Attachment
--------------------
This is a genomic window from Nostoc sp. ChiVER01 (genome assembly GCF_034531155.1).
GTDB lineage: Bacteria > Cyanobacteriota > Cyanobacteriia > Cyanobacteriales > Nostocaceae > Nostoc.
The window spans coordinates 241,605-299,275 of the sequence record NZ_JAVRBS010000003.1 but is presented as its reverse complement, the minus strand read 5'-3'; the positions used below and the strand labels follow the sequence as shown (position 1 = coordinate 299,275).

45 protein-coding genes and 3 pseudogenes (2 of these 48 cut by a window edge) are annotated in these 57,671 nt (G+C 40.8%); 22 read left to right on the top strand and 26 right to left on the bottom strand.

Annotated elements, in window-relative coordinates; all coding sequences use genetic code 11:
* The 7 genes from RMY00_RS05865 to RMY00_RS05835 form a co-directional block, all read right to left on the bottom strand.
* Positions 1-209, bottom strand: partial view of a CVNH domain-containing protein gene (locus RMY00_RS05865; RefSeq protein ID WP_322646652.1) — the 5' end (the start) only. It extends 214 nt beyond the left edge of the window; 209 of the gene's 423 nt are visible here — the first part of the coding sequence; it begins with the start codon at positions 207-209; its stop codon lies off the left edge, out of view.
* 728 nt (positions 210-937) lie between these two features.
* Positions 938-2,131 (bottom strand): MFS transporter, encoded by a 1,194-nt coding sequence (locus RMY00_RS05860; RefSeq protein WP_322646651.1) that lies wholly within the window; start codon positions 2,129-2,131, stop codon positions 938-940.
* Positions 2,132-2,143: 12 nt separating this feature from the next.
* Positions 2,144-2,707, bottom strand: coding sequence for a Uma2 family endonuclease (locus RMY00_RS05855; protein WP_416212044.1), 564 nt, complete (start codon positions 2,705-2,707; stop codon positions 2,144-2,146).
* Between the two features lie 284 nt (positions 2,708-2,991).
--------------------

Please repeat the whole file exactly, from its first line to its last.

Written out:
This is a genomic window from Nostoc sp. ChiVER01 (genome assembly GCF_034531155.1).
GTDB lineage: Bacteria > Cyanobacteriota > Cyanobacteriia > Cyanobacteriales > Nostocaceae > Nostoc.
The window spans coordinates 241,605-299,275 of the sequence record NZ_JAVRBS010000003.1 but is presented as its reverse complement, the minus strand read 5'-3'; the positions used below and the strand labels follow the sequence as shown (position 1 = coordinate 299,275).

45 protein-coding genes and 3 pseudogenes (2 of these 48 cut by a window edge) are annotated in these 57,671 nt (G+C 40.8%); 22 read left to right on the top strand and 26 right to left on the bottom strand.

Annotated elements, in window-relative coordinates; all coding sequences use genetic code 11:
* The 7 genes from RMY00_RS05865 to RMY00_RS05835 form a co-directional block, all read right to left on the bottom strand.
* Positions 1-209, bottom strand: partial view of a CVNH domain-containing protein gene (locus RMY00_RS05865; RefSeq protein ID WP_322646652.1) — the 5' end (the start) only. It extends 214 nt beyond the left edge of the window; 209 of the gene's 423 nt are visible here — the first part of the coding sequence; it begins with the start codon at positions 207-209; its stop codon lies off the left edge, out of view.
* 728 nt (positions 210-937) lie between these two features.
* Positions 938-2,131 (bottom strand): MFS transporter, encoded by a 1,194-nt coding sequence (locus RMY00_RS05860; RefSeq protein WP_322646651.1) that lies wholly within the window; start codon positions 2,129-2,131, stop codon positions 938-940.
* Positions 2,132-2,143: 12 nt separating this feature from the next.
* Positions 2,144-2,707, bottom strand: coding sequence for a Uma2 family endonuclease (locus RMY00_RS05855; protein WP_416212044.1), 564 nt, complete (start codon positions 2,705-2,707; stop codon positions 2,144-2,146).
* Between the two features lie 284 nt (positions 2,708-2,991).